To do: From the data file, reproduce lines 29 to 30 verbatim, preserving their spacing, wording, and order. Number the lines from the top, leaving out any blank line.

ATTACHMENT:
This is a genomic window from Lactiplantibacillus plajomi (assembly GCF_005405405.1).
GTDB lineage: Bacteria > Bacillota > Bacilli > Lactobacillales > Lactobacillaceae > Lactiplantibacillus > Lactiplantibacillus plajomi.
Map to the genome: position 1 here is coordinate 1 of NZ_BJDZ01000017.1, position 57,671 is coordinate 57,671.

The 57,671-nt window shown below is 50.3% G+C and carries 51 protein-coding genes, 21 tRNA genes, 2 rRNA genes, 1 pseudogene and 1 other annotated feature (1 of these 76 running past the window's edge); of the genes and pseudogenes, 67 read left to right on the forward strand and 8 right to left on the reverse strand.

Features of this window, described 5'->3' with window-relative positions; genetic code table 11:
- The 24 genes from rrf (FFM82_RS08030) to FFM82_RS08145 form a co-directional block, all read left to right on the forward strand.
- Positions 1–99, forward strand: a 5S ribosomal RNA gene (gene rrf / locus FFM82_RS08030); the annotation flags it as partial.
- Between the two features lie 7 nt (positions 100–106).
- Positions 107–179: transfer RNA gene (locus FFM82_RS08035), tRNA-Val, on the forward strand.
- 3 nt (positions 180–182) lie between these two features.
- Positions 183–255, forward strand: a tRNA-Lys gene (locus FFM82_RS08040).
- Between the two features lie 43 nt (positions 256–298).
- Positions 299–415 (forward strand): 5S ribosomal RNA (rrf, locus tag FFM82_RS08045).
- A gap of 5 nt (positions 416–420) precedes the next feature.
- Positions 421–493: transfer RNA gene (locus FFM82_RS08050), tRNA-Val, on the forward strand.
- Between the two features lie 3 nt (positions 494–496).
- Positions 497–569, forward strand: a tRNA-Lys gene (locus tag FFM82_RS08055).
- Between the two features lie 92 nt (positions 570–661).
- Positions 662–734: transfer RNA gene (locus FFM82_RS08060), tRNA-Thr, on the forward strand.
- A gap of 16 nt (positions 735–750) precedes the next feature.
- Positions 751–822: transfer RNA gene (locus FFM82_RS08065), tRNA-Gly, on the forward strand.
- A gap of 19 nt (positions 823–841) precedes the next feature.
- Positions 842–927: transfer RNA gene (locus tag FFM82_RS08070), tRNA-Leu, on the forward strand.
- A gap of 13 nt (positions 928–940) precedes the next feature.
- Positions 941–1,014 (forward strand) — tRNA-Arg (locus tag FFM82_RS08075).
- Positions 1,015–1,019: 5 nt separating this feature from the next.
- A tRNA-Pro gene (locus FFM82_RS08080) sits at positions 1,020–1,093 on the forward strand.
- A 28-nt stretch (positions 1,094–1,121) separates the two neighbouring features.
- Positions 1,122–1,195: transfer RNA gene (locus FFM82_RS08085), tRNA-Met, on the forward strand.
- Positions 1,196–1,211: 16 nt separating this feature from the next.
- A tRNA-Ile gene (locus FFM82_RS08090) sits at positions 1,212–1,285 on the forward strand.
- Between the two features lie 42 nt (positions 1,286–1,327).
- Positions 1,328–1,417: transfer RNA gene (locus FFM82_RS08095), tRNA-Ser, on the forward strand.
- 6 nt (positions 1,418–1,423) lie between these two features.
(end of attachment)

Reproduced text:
- Positions 1,122–1,195: transfer RNA gene (locus FFM82_RS08085), tRNA-Met, on the forward strand.
- Positions 1,196–1,211: 16 nt separating this feature from the next.